Geoscientists reading this article will rightly ask why thick, high TOC source rocks of CT age have not been encountered in wells drilled in nearby Kenya and Tanzania. There could be several reasons for this, including the fact that during CT times the Somali Basin was a long narrow basin orientated north–south; a shape not conducive to oceanic circulatory patterns that result in upwelling currents. A second reason could be related to the presence of the Davie Ridge Transform. This long linear feature is an underwater high that parallels the continental slope offshore Tanzania and Kenya which will have strongly influenced oceanic currents in these areas. Most of the wells offshore Kenya and Tanzania are drilled on the shelf and slope west of the Davie Ridge and therefore have not sampled the basinal facies to the east of the ridge. The jury is still out waiting for concrete proof of a ubiquitous CT oil source rock in East Africa – but our model provides some hope.
We can glean a lot of information about source rocks by looking on the opposite side of Africa. During Cenomanian–Turonian times, the Central Atlantic was a wide basin with well-developed upwelling zones. Thick layers of organic rich shale were deposited in both the shelf/slope setting and also in the deepwater setting. The thick oil shales of Tarfaya in Morocco and the La Luna Formation in Venezuela are examples of thick, high quality source rocks deposited in a shelf/slope setting. The recent Guyana and Suriname oil discoveries testify to high quality oil-prone source rocks also deposited in the deepwater basinal setting. We expect similar conditions were present in the deepwater Somali Basin during CT times.
The probability of finding good quality reservoirs is high. Thick, quartz-rich sandstones of Cretaceous and Tertiary age with high porosity are expected in the southern and central Somalia basins as a result of erosion from largely Precambrian granitic basement plus reworking of older Karoo sandstones. The burial depths are not high, so we expect good porosity to be maintained.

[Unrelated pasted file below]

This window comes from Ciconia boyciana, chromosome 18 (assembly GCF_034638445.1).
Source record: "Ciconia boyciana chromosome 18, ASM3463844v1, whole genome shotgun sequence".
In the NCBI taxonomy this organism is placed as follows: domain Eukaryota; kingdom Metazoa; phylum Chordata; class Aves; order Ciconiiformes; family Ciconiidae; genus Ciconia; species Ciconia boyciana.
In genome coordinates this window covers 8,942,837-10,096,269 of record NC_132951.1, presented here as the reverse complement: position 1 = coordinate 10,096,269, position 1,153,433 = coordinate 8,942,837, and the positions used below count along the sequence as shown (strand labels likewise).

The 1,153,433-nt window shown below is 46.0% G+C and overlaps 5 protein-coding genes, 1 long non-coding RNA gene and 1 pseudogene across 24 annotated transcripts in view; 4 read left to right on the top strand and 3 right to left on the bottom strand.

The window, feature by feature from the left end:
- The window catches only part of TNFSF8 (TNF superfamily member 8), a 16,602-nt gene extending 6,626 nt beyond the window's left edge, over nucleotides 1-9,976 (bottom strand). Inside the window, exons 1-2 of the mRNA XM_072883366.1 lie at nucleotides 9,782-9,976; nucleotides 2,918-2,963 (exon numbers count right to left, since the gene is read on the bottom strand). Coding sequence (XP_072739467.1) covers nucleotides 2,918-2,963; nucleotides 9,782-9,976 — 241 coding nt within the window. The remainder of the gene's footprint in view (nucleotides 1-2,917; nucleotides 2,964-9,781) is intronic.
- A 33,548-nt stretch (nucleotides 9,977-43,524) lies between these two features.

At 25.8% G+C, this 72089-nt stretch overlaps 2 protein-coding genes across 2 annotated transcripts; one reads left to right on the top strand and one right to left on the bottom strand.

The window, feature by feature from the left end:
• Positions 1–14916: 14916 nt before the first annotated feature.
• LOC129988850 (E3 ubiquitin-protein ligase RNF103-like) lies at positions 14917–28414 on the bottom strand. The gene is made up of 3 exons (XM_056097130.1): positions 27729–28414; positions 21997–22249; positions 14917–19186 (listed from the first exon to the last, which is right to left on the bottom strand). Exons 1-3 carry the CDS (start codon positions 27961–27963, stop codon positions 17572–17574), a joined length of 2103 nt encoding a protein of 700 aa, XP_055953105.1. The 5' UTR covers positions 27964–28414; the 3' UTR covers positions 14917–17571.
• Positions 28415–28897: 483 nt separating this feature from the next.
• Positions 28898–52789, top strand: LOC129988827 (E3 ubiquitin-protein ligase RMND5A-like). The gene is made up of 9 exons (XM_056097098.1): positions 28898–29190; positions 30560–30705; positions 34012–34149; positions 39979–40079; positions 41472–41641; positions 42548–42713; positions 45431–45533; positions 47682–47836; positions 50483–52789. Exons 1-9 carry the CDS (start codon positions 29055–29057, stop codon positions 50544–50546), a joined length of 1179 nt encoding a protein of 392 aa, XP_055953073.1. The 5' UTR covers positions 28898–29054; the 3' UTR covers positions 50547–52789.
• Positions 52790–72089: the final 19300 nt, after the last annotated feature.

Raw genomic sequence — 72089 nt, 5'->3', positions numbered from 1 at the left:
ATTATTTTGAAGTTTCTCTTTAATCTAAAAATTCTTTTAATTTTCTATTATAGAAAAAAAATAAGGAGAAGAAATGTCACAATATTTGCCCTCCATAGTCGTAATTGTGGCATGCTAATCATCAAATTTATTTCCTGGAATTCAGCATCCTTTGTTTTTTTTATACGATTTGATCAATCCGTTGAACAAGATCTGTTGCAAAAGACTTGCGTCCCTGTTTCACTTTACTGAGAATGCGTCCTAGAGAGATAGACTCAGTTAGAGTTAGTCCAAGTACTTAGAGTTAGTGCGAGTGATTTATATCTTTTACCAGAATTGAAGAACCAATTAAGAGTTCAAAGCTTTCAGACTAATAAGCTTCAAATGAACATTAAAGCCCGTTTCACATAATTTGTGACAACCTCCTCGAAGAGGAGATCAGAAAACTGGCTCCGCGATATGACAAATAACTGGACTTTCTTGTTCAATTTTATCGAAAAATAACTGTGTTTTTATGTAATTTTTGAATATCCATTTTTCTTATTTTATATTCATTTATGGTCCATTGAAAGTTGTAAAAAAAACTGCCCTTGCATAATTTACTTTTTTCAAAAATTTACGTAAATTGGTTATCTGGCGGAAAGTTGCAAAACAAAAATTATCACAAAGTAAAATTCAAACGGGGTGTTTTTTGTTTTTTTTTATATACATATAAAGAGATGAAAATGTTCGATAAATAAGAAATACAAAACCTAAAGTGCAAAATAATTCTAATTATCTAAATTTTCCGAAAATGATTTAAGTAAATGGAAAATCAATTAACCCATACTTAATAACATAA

All things considered, the fold belts have all the ingredients for success in finding large volumes of oil and gas in commercial quantities.
The northern part of offshore Somalia has a very different geology to that found to the south. The reason for this is related to the creation of a huge uplifted structural arch, known as the Somalia Arch, at the start of the Late Cretaceous. Strong transpressional forces in the crust were created as a result of India separating from Madagascar and this produced long wavelength buckle folds across a wide area of East Africa.
Within the Somalia Arch we can clearly see the Permo-Triassic–Early Jurassic (Karoo) syn-rift fault blocks truncated by the break-up unconformity. Above the unconformity, and at good drillable depths, are monstrously big Jurassic reefs with enormous four-way closures (see image above). One mapped closure is more than 1,000 km2. On the conjugate margin in Madagascar, the Karoo has high quality proven source rocks in the Early Triassic (lacustrine Type I) and Early Jurassic (marine Type II). The Early Triassic lacustrine source rock has sourced more than 22 Bbo in the Bemolanga/Tisimoro oil fields of Madagascar. Similar aged source rocks may be present in northern offshore Somalia.
Another possible source rock would be coeval Late Jurassic shales on the basinward side of the reefs. These onlap and eventually drown the reefs – perhaps acting as both intraformational source and seal.
Exciting New Basin
Overall, the offshore Somalia Basin promises to be an exciting new basin to explore in the years ahead. Hopefully, there will be success there, and as a result future oil revenues will help Somalia continue its path of reform, bringing prosperity to its people.